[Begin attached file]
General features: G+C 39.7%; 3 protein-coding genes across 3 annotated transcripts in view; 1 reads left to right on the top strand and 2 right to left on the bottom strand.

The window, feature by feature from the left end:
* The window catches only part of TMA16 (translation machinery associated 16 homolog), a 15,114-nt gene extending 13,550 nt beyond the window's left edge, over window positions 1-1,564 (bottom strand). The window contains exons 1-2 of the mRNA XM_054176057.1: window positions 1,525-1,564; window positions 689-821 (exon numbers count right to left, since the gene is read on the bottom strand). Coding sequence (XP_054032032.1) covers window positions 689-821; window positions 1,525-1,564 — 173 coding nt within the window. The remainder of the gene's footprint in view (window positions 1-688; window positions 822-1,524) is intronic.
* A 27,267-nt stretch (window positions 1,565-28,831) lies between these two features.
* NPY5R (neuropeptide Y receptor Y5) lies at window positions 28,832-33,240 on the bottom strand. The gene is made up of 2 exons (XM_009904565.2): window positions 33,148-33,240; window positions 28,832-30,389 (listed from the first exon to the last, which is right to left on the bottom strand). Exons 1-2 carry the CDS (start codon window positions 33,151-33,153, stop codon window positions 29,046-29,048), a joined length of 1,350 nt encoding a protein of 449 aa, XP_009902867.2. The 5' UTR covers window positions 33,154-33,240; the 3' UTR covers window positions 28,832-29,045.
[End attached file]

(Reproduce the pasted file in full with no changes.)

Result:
General features: G+C 39.7%; 3 protein-coding genes across 3 annotated transcripts in view; 1 reads left to right on the top strand and 2 right to left on the bottom strand.

The window, feature by feature from the left end:
* The window catches only part of TMA16 (translation machinery associated 16 homolog), a 15,114-nt gene extending 13,550 nt beyond the window's left edge, over window positions 1-1,564 (bottom strand). The window contains exons 1-2 of the mRNA XM_054176057.1: window positions 1,525-1,564; window positions 689-821 (exon numbers count right to left, since the gene is read on the bottom strand). Coding sequence (XP_054032032.1) covers window positions 689-821; window positions 1,525-1,564 — 173 coding nt within the window. The remainder of the gene's footprint in view (window positions 1-688; window positions 822-1,524) is intronic.
* A 27,267-nt stretch (window positions 1,565-28,831) lies between these two features.
* NPY5R (neuropeptide Y receptor Y5) lies at window positions 28,832-33,240 on the bottom strand. The gene is made up of 2 exons (XM_009904565.2): window positions 33,148-33,240; window positions 28,832-30,389 (listed from the first exon to the last, which is right to left on the bottom strand). Exons 1-2 carry the CDS (start codon window positions 33,151-33,153, stop codon window positions 29,046-29,048), a joined length of 1,350 nt encoding a protein of 449 aa, XP_009902867.2. The 5' UTR covers window positions 33,154-33,240; the 3' UTR covers window positions 28,832-29,045.